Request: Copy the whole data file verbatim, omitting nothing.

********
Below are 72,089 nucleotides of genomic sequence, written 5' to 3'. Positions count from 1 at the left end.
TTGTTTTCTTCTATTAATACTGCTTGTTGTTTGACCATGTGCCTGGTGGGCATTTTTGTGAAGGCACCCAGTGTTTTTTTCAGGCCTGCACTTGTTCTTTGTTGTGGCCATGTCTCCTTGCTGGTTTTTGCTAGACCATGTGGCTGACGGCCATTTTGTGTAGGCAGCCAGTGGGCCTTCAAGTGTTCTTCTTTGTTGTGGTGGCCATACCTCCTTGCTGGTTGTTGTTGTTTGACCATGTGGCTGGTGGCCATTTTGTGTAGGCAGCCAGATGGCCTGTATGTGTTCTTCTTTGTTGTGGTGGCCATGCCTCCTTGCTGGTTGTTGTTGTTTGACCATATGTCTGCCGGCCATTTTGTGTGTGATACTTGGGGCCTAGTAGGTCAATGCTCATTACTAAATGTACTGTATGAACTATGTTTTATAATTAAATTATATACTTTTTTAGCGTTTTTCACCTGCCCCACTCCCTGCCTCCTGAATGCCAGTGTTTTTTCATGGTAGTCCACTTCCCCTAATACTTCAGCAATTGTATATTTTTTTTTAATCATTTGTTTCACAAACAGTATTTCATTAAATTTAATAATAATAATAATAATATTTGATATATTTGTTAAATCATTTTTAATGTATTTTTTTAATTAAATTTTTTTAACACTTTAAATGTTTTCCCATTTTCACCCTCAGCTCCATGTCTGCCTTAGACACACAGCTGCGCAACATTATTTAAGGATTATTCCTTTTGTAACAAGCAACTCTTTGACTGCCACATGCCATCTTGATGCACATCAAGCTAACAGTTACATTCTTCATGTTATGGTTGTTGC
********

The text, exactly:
Below are 72,089 nucleotides of genomic sequence, written 5' to 3'. Positions count from 1 at the left end.
TTGTTTTCTTCTATTAATACTGCTTGTTGTTTGACCATGTGCCTGGTGGGCATTTTTGTGAAGGCACCCAGTGTTTTTTTCAGGCCTGCACTTGTTCTTTGTTGTGGCCATGTCTCCTTGCTGGTTTTTGCTAGACCATGTGGCTGACGGCCATTTTGTGTAGGCAGCCAGTGGGCCTTCAAGTGTTCTTCTTTGTTGTGGTGGCCATACCTCCTTGCTGGTTGTTGTTGTTTGACCATGTGGCTGGTGGCCATTTTGTGTAGGCAGCCAGATGGCCTGTATGTGTTCTTCTTTGTTGTGGTGGCCATGCCTCCTTGCTGGTTGTTGTTGTTTGACCATATGTCTGCCGGCCATTTTGTGTGTGATACTTGGGGCCTAGTAGGTCAATGCTCATTACTAAATGTACTGTATGAACTATGTTTTATAATTAAATTATATACTTTTTTAGCGTTTTTCACCTGCCCCACTCCCTGCCTCCTGAATGCCAGTGTTTTTTCATGGTAGTCCACTTCCCCTAATACTTCAGCAATTGTATATTTTTTTTTAATCATTTGTTTCACAAACAGTATTTCATTAAATTTAATAATAATAATAATAATATTTGATATATTTGTTAAATCATTTTTAATGTATTTTTTTAATTAAATTTTTTTAACACTTTAAATGTTTTCCCATTTTCACCCTCAGCTCCATGTCTGCCTTAGACACACAGCTGCGCAACATTATTTAAGGATTATTCCTTTTGTAACAAGCAACTCTTTGACTGCCACATGCCATCTTGATGCACATCAAGCTAACAGTTACATTCTTCATGTTATGGTTGTTGC